He notes: ‘‘At the end of the day, this has to be within our best interests, otherwise we will soon have a planet that is unsustainable and uninhabitable, thus affecting billions of people.’’
He predicts that in the next few years, the universe will reach a tipping point where environmental consciousness will cease to be merely an ethical and moral responsibility but mandatory for survival.
In his view, a business can be quite straightforward in its efforts to find solutions that ultimately make it self-sustaining. This may sound somewhat far-fetched, but Zeitz has never caged his ambition.
When he was chosen to head Puma, aged 29, Zeitz became the youngest CEO of a public company in German history. Newspapers in the country and elsewhere in the world welcomed his appointment with cynicism, arguing that he was too young and inexperienced for the high-octane role.
Didn’t the role intimidate him? What were his fears at the time? ‘‘I was fearless,’’ he recounts, dissolving into laughter.
‘‘At this age, you are so ambitious and sometimes that obscures the huge risks involved.’’
His curiosity, strong will and ‘‘a little craziness’’ to thank, Zeitz pounced on any investment opportunity that came his way, sometimes doing things that other top executives frowned upon.
But it is also through his intrepid instinct that, for the next 18 years, he steered Puma from success to success, cutting cynics down to size.
By the time he exited in 2007, the giant sportswear maker’s worth had bulged to $4 billion up from $100 million at the start of his tenure, a feat that anchors him in the exclusive club of the most successful CEOs of the 1990s and early 2000s.
Driven by the need to invent and to understand where his influence was as a leader, Zeitz introduced the philosophy of sustainability at Puma at a time when this strategy was fairly new in the sportswear business.
He even did what was seemingly unthinkable: published both profit and loss accounts as a representation of how Puma’s pollution of land and water and its carbon emissions cost the planet. It was an absurd thing to do. But Zeitz had set a precedence.
When I ask him what success means to him as a man and at this level, and if his idea of true fulfilment has shifted over the years, Zeitz quotes “The Manager and the Monk”, a book about prayer, profit and principle that he co-authored with Anselm Grün, a Benedictine monk.
‘‘Doing what I love and what I have passion for is success. It’s also about living the moment rather than striving for future gratification.’’
On brands that have transformed the business landscape the world over, Zeitz easily picks Safaricom’s M-Pesa, describing it as one of the ‘‘greatest innovations of all time’’.
‘‘M-Pesa has been the game changer in money transactions for millions of Kenyans and people in the region. It’s the dream of any innovator to develop a solution that defines the way things are done in that domain, and to have this technology adopted by different entities across the world,’’ he says.
For him, affording the finest things in life and going on holiday to the swankiest places is a privilege. Only this does not fit within his definition of luxury. Instead, Zeitz considers time as the biggest luxury.
‘‘To be with my family and to play with my children is my biggest luxury. Being able to do the things you’re passionate about in either your private or business life is luxurious,’’ he remarks. ‘‘Whatever that may be.’’
It catches him off guard when I ask him about his sense of fashion. ‘‘I’ve never been moved by fashion,’’ he says quite-matter-of-factly. ‘‘I wear what I like, whatever suits the purpose.’’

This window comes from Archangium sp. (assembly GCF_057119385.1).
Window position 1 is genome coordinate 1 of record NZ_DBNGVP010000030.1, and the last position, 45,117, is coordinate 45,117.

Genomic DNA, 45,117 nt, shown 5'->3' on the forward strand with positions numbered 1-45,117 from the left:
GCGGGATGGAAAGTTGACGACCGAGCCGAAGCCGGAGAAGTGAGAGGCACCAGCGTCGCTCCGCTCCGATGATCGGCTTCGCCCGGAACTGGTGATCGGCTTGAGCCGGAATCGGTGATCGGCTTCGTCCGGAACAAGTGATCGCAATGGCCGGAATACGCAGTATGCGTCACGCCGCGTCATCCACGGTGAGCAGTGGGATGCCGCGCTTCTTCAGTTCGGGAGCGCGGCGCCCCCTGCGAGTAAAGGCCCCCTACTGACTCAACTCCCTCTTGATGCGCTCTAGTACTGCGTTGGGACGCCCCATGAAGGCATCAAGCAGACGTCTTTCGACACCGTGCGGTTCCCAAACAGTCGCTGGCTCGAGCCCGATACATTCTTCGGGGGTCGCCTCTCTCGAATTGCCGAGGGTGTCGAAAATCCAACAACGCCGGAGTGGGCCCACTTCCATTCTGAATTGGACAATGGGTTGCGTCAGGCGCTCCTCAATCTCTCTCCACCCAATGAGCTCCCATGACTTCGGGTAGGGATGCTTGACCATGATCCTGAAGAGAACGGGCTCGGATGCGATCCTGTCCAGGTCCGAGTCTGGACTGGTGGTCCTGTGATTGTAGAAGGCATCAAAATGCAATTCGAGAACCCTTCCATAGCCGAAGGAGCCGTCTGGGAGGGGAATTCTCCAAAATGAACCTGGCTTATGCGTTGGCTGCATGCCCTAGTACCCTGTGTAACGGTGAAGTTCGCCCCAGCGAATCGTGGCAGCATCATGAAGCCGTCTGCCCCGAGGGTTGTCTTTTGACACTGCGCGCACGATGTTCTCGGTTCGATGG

His fashion sense notwithstanding, Zeitz is almost fanatical about the ‘‘unrivalled status’’ of Puma on the sportswear scene. ‘‘There are great brands out there but I’m a Puma guy,’’ he reveals, chuckling.
He must own oodles of Puma shoes, I ask. ‘‘I have no idea how many pairs I have in my house. I’m not a sneaker freak, and I only buy shoes that I will wear. There’s no pair in my wardrobe that I haven’t worn,’’ says he.
‘‘I’m very practical in my selection of shoes. They have to be either shoes for running or gym wear,’’ he adds.
How many pairs, I insist. ‘‘Just a handful. Not more than that.’’
I take the cue and move on quickly to the next question. About drinks. It turns out Zeitz does not have a palate for alcohol. He loves wine though, red wine in particular. Not quite an enthusiast, but Cabernet Sauvignon floats his boat.
‘‘I like originals. I don’t drink imported wine,’’ he tells me.
‘‘When I’m in Africa, I drink African wine and not European or American wine. It’s pointless to ship wine across the world.’’ But he must have a favourite Kenyan dish. ‘‘I love biryani whenever I’m in Kenya. I also like fresh fish from the Coast.’’
Like any top executive, his most difficult moments as CEO were instances when some of his plans failed to sail through the board and others flopped even when he instinctively knew he was right.
Does the Liverpool and Dortmund fan have a retirement plan and, does he intend to? He confidently answers in the negative, saying that he won’t hang his boots.
‘‘I’ll only retire when they close the lid on me.’’ Is he scared of retirement?
‘‘I don’t see myself sitting idle in a rocking chair. That’s just not me. I like to be in the thick of action,” says Zeitz who is in his late 50s.
Having been at the helm of a multinational through its glorious days, Zeitz knows what it takes to run a profitable venture. But there’s the rule of the thumb: entrepreneurs must always think holistically and not be fixated with short-term financial gain, which ‘‘blurs the long-term vision of an investment’’.
‘‘To build a lasting brand takes at least 10 years. Most people are not patient enough to wait that long. You must also have a vision, especially if yours is the only innovation in that area,’’ he says.
According to him, the biggest threat to upcoming brands is not dominance by established brands, rather failure by young innovators to scale their ideas.
As we wind up, I ask him if he has any aversions. The question prompts a giggle from him.
‘‘I’m not a political guy,’’ he states. ‘‘I don’t understand politics. It’s far too complex for me. Politics makes me uncomfortable.’’